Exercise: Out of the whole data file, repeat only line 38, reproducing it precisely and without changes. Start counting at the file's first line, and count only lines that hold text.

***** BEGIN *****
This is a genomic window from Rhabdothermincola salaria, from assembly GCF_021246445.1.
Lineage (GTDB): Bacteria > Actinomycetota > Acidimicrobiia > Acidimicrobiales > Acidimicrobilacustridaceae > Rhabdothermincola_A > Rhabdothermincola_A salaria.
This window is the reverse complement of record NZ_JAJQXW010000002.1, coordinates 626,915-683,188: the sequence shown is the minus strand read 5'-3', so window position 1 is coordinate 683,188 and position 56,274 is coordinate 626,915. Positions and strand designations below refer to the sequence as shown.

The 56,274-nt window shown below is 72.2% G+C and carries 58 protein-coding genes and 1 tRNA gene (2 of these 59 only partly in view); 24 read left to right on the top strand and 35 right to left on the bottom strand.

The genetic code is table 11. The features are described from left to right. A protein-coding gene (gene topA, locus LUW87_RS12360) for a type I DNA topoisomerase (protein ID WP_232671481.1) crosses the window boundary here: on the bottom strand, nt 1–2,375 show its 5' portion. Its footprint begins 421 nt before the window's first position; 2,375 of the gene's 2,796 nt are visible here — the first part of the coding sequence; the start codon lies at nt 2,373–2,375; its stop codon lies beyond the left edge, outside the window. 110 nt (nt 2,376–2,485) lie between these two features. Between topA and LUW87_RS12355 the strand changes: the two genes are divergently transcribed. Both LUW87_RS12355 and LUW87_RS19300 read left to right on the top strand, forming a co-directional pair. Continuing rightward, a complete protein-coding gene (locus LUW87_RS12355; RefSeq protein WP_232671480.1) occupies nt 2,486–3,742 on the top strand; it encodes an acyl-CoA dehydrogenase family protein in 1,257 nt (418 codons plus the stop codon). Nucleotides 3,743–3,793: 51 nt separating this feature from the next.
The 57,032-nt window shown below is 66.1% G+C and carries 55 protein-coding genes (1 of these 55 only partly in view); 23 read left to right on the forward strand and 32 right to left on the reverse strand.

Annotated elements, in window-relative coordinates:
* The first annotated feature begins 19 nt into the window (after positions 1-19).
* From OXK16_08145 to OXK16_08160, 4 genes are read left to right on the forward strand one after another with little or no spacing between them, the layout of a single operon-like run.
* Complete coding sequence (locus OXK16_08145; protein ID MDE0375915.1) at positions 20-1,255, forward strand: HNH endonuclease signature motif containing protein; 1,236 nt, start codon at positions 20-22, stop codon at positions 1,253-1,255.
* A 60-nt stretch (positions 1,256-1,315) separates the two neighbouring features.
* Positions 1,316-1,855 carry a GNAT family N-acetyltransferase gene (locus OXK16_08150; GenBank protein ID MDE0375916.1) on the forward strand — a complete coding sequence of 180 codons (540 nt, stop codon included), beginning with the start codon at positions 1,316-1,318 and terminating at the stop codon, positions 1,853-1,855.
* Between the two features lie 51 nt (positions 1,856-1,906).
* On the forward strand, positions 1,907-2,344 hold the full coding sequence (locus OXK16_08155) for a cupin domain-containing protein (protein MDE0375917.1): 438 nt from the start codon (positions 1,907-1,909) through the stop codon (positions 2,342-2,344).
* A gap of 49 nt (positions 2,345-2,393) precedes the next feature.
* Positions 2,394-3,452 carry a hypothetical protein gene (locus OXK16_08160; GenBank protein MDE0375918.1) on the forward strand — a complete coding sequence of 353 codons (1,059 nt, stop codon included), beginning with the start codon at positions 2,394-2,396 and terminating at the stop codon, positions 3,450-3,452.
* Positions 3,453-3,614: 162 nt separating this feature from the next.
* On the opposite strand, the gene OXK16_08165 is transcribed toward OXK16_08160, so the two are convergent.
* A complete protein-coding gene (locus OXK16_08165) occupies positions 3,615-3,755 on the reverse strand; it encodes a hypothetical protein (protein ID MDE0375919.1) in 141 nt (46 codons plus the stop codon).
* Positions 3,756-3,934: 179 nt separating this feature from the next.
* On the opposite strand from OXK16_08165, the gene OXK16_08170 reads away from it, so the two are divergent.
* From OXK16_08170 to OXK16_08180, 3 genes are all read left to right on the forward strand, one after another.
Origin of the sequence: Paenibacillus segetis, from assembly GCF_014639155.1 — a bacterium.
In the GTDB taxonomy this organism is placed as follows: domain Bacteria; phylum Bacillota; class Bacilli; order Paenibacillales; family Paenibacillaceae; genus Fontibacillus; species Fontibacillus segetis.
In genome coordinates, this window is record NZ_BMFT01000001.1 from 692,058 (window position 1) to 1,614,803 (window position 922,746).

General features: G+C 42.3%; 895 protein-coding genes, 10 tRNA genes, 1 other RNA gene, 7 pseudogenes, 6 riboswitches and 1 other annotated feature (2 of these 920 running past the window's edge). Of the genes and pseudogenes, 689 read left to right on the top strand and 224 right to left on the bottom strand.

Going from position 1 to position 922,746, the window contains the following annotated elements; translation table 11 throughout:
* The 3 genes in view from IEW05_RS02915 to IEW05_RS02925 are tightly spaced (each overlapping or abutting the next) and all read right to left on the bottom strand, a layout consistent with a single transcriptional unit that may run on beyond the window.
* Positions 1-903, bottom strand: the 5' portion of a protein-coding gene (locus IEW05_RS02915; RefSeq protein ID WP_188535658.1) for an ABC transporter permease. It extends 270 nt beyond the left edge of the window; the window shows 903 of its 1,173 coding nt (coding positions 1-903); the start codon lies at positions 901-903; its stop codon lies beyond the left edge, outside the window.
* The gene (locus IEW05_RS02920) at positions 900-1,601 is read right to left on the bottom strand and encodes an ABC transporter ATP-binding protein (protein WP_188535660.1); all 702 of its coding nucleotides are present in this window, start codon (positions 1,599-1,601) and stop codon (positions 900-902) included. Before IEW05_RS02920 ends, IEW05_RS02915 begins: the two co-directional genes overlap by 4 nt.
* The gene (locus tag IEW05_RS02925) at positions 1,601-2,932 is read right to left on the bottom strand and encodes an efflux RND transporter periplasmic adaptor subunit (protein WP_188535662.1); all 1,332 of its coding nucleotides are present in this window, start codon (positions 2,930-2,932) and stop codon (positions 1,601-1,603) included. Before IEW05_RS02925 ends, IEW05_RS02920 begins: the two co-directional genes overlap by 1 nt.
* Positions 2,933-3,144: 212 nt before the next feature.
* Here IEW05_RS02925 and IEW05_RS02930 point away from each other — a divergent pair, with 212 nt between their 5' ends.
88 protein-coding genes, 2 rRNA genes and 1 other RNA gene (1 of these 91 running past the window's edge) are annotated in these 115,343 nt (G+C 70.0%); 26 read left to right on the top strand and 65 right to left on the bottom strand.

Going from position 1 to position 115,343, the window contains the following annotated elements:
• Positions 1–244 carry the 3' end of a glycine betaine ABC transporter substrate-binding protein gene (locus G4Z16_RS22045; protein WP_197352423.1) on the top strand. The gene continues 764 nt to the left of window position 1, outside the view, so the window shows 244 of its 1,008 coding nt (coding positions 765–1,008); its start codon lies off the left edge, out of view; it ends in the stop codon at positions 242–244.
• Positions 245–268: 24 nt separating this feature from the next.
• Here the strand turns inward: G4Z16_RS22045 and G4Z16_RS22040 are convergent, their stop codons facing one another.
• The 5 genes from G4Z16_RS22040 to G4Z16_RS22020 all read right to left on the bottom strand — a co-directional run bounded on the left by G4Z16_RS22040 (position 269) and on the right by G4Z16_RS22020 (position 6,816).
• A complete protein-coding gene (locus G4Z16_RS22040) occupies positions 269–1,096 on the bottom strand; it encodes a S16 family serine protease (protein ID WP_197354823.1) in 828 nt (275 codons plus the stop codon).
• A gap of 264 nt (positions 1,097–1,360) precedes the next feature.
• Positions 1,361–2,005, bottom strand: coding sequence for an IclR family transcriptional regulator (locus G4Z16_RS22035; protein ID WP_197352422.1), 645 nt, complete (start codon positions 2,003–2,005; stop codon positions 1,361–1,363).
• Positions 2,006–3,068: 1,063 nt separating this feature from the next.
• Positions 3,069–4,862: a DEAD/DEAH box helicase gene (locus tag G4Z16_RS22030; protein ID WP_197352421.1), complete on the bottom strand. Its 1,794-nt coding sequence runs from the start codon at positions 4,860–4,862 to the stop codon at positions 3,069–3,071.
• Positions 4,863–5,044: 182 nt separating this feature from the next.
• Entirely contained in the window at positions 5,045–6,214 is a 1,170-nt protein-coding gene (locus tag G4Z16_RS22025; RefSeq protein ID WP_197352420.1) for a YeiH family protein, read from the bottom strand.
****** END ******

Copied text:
• Here the strand turns inward: G4Z16_RS22045 and G4Z16_RS22040 are convergent, their stop codons facing one another.